What you see: Indian Hunter, sculpted in 1914 by Paul Manship. Sotheby’s estimates it at $150,000 to $250,000.
The expert: Charlotte Mitchell, specialist at Sotheby’s.
How many versions of Indian Hunter did Paul Manship make? He cast the tabletop version in an edition of 15 in 1914. He cast a monumental version as a commission in 1917. It was the only one of those versions he cast. There are two authorized reproductions, including the one outside the Museum of Fine Arts in Boston. There are no others outside those.
Do we know how he made this sculpture? Did he rely on a live model, or pose a model for a reference photograph, or create it from memory? The image of the Native American is something Manship drew upon time and time again in his career. We don’t know exactly how the sculpture was done, but we can say a lot was drawn from memory or experience. After a time of study in Europe he gained an appreciation for archaic Greek art and translated it into this subject.
What makes this sculpture a Paul Manship bronze? What details or aspects mark this as his work? I think this really embodies a distinct aesthetic. It’s uniquely naturalistic and detail-oriented, and simultaneously, it’s contemporary and simplified. A few aspects I love about his work on Indian Hunter are the braids–they’re incredibly detailed. The ribs are muscular and realistic. With the left hand gripping the bow, you see the detail on the fingers and the fingernails.
Manship sculpted Pronghorn Antelope first, earlier in 1914. How do the sculptures relate to each other and complement each other? They were cast together and meant to be viewed as a pair. He drew upon his interpretation of the myth of the labors of Hercules. He recast Hercules as a Native American hunter and cast the Cerynian Hind as an antelope. He translated a Greek myth that would have been familiar with while abroad in Rome and put his own unique spin on it, in a language that would have been more familiar to him.
Did this tabletop version of Indian Hunter originally come with a similar-size version of Pronghorn Antelope? Though they were cast together, they weren’t always sold together. This was sold as a single piece. Seeing them together is certainly wonderful. There’s an activation of energy with the release of the imaginary arrow.
Was Pronghorn Antelope done in a limited edition of 15? To the best of our knowledge, it was.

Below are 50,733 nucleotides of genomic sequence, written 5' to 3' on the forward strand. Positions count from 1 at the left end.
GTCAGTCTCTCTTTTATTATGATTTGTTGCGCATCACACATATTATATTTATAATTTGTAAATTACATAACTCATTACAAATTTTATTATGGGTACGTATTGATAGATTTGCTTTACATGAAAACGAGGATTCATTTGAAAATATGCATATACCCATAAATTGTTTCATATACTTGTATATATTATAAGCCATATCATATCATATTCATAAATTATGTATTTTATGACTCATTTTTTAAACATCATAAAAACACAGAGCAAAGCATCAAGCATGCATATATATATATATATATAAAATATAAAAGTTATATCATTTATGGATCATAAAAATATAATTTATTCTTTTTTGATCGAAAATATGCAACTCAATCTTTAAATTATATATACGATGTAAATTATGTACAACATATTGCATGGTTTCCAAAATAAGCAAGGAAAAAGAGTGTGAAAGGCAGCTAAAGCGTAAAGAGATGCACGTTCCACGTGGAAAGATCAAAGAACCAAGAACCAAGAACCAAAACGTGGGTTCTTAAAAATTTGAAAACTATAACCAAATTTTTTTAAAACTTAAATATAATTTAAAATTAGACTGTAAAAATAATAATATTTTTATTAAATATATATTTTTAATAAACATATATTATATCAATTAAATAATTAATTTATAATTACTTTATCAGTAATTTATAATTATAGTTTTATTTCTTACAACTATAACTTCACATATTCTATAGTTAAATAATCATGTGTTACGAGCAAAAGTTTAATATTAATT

He initially created the sculptures for himself, to decorate his New York apartment. Did he approach these differently than he did his commissioned pieces? Is that visible in the works? They’re completely indistinguishable from something he did on commission. Though maybe he made one for New York and the other 14 were created and intended for distribution. What he created for his home is not separate from other commissions.
Manship’s interest in Greek art shines through here and ennobles his subject. But was that controversial in 1914–to ennoble a Native American as a figure equal to the heroic male sculptures of ancient Greek art? I don’t know how to answer that. I can say that when they were produced, they were received very well by the public at the time. Herbert Pratt [a head of Standard Oil] saw them and commissioned large-scale versions with Manship.
How hands-on was Manship in the casting of the bronzes? He didn’t produce on a mass scale, making us think he was quite involved in the process.
How often does this Paul Manship bronze come up at auction? They don’t come up very often. At least 11 are in museums. Three or four have come up previously in pairs, and there was a sterling silver version, separate from the 15 that were cast. You could consider it a sixteenth version. It sold in May 2013 for $425,000.
What’s the record for an Indian Hunter at auction? A pair sold for $782,500 at Christie’s in 2012.
And this sculpture was originally sold alone? It was passed down in the collector’s family for decades. They’ve only ever owned Indian Hunter. It seems they only acquired this work.
This is the first time this particular one has come to auction. How rare is it to have a Paul Manship bronze that’s fresh to market? It depends on the version we’re discussing, but it’s not that many. He didn’t produce anything en masse. One of my favorite things about the work is it’s fresh to market. We’ve never seen this exact work before. I think that’s something generally exciting for the client as well.
Did Manship number the bronze? No. That’s not generally something he did with his casts.
What is it like in person? It has a beautiful, rich surface. The patina is very rich and soft as well. One of my favorite aspects is the braids. The detail is quite crisp and precise.
Image is courtesy of Sotheby’s.
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